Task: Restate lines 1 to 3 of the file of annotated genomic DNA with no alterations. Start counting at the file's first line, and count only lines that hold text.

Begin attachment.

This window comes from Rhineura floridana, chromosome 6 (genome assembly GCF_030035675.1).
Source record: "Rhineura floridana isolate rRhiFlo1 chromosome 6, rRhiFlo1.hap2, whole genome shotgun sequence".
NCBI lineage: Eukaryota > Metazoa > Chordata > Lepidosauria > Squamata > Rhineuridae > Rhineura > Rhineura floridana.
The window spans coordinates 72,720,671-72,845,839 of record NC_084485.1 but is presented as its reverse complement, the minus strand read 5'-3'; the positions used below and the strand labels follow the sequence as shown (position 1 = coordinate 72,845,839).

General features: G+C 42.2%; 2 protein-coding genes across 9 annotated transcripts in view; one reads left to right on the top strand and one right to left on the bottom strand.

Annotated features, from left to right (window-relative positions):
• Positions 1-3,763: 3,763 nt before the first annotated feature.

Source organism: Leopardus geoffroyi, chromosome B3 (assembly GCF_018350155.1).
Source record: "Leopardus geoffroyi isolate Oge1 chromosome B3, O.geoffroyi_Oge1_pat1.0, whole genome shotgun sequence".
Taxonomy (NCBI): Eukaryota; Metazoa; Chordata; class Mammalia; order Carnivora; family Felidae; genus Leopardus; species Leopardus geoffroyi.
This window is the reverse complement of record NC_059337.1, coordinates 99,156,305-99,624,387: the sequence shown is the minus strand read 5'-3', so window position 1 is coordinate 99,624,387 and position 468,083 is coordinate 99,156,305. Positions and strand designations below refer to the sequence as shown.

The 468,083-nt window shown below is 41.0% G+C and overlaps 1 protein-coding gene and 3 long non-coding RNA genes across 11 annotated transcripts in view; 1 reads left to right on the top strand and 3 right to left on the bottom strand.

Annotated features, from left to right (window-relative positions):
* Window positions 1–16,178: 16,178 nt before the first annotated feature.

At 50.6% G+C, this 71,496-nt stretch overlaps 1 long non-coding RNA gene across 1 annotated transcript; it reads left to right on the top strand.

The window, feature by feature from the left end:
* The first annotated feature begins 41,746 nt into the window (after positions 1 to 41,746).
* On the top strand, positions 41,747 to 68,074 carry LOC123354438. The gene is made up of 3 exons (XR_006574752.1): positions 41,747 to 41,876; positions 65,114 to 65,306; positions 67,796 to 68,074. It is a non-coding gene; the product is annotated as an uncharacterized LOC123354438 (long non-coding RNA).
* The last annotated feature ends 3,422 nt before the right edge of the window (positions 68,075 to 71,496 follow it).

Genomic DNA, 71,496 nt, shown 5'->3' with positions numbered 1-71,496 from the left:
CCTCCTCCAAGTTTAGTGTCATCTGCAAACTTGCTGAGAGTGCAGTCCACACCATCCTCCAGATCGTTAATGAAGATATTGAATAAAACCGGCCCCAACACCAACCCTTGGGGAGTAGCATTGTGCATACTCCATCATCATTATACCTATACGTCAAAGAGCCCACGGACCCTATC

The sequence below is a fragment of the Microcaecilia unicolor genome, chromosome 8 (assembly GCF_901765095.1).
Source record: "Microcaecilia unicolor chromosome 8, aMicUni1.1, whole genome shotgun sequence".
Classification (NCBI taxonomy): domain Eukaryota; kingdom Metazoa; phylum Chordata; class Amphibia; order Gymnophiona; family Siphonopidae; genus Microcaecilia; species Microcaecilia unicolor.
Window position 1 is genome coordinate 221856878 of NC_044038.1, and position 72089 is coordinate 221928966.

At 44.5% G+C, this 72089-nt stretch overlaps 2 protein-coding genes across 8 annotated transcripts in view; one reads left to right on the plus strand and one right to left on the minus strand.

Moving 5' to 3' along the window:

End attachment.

This window comes from Rhineura floridana, chromosome 6 (genome assembly GCF_030035675.1).
Source record: "Rhineura floridana isolate rRhiFlo1 chromosome 6, rRhiFlo1.hap2, whole genome shotgun sequence".
NCBI lineage: Eukaryota > Metazoa > Chordata > Lepidosauria > Squamata > Rhineuridae > Rhineura > Rhineura floridana.